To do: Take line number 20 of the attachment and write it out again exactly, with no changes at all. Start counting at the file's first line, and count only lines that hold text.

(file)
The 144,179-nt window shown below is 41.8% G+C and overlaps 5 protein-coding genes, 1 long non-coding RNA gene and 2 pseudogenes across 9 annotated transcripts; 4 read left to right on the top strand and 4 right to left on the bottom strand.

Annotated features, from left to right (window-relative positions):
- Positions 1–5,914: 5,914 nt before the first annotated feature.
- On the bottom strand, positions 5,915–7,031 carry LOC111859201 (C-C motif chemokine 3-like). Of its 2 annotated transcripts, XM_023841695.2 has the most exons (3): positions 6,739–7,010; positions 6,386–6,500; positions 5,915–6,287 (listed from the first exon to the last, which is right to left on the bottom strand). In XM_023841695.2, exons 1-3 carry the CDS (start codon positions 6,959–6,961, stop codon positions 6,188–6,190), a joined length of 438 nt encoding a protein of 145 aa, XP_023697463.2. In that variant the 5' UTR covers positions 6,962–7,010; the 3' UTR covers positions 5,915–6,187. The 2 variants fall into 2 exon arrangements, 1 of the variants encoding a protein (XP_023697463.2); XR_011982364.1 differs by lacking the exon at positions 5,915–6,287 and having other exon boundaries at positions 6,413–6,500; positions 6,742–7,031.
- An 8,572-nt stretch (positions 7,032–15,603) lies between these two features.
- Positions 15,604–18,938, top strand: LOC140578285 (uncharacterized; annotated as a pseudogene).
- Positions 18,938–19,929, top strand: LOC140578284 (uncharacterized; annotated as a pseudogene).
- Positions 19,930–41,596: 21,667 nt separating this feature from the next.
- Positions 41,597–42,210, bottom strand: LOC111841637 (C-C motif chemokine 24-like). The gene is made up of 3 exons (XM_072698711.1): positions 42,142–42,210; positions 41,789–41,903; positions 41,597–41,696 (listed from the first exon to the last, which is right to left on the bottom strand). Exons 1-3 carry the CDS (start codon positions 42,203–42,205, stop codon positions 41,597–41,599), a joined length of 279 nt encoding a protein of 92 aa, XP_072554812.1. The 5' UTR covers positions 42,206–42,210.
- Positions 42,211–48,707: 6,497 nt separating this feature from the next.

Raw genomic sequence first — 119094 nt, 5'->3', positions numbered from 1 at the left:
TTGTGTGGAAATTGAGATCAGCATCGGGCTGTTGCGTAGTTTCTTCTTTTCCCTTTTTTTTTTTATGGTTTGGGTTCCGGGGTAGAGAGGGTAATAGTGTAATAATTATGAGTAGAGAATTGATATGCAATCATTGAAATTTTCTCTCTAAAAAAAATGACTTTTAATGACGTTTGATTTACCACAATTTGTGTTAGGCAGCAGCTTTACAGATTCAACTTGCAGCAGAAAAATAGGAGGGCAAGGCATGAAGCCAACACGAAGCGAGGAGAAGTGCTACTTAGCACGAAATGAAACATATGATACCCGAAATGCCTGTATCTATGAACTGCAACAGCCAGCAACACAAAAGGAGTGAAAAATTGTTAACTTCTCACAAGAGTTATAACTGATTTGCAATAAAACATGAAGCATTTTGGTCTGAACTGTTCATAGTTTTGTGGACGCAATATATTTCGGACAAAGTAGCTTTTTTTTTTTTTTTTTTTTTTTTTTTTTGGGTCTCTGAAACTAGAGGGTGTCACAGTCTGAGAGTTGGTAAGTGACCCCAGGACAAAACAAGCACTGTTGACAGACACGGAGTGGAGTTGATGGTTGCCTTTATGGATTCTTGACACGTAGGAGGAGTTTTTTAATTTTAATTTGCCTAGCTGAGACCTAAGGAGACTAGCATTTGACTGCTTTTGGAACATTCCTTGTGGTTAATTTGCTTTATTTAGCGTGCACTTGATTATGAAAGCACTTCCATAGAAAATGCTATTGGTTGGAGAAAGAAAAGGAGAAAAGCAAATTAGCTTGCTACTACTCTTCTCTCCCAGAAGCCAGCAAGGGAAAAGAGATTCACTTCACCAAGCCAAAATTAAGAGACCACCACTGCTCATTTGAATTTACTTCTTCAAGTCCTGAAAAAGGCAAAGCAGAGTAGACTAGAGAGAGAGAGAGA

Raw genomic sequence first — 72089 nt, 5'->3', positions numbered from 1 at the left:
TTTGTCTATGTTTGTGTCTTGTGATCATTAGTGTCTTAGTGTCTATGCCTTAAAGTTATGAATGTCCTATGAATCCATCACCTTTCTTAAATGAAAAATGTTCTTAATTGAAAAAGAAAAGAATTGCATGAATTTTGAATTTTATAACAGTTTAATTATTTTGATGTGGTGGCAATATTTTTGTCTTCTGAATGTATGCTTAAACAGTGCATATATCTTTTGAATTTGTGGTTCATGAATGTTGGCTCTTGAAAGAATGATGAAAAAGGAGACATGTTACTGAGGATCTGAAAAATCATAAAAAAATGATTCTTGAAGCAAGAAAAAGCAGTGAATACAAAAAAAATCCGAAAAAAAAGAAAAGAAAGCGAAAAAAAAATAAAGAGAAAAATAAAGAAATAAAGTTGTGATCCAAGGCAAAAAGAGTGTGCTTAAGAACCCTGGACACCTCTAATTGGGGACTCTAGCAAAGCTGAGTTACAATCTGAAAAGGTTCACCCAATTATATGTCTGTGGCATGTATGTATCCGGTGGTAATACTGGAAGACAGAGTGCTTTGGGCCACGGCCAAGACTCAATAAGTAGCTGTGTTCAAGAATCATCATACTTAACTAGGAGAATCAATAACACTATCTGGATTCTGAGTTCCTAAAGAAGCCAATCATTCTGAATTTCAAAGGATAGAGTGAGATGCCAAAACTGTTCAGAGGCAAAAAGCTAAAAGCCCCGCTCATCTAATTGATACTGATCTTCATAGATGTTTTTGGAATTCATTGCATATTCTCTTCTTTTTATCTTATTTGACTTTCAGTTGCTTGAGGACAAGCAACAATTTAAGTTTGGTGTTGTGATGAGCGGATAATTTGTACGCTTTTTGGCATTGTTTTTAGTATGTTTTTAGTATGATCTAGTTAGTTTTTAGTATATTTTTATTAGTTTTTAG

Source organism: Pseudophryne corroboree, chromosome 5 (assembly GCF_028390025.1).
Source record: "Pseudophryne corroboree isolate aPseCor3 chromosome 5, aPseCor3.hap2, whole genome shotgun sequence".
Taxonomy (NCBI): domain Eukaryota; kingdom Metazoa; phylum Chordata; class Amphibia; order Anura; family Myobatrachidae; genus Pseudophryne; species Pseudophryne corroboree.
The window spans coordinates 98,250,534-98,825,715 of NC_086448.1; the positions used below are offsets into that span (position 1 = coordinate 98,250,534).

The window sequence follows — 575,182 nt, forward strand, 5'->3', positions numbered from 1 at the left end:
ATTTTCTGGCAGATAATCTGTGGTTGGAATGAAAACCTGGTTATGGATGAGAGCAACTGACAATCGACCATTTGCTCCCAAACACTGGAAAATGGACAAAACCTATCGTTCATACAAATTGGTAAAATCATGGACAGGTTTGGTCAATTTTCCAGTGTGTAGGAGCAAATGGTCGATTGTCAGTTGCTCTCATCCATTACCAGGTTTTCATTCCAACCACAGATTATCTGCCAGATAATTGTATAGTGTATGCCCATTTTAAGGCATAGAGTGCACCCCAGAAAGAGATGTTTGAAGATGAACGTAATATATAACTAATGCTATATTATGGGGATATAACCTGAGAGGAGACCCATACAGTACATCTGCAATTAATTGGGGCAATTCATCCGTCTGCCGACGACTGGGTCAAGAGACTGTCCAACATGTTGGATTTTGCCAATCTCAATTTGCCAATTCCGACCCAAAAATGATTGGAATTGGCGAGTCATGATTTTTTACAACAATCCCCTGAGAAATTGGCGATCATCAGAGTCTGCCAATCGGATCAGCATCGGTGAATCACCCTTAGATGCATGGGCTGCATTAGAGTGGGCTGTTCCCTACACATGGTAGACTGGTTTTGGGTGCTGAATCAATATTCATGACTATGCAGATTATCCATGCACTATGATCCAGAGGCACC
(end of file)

ATTTTCTGGCAGATAATCTGTGGTTGGAATGAAAACCTGGTTATGGATGAGAGCAACTGACAATCGACCATTTGCTCCCAAACACTGGAAAATGGACAAAACCTATCGTTCATACAAATTGGTAAAATCATGGACAGGTTTGGTCAATTTTCCAGTGTGTAGGAGCAAATGGTCGATTGTCAGTTGCTCTCATCCATTACCAGGTTTTCATTCCAACCACAGATTATCTGCCAGATAATTGTATAGTGTATGCCCATTTTAAGGCATAGAGTGCACCCCAGAAAGAGATGTTTGAAGATGAACGTAATATATAACTAATGCTATATTATGGGGATATAACCTGAGAGGAGACCCATACAGTACATCTGCAATTAATTGGGGCAATTCATCCGTCTGCCGACGACTGGGTCAAGAGACTGTCCAACATGTTGGATTTTGCCAATCTCAATTTGCCAATTCCGACCCAAAAATGATTGGAATTGGCGAGTCATGATTTTTTACAACAATCCCCTGAGAAATTGGCGATCATCAGAGTCTGCCAATCGGATCAGCATCGGTGAATCACCCTTAGATGCATGGGCTGCATTAGAGTGGGCTGTTCCCTACACATGGTAGACTGGTTTTGGGTGCTGAATCAATATTCATGACTATGCAGATTATCCATGCACTATGATCCAGAGGCACC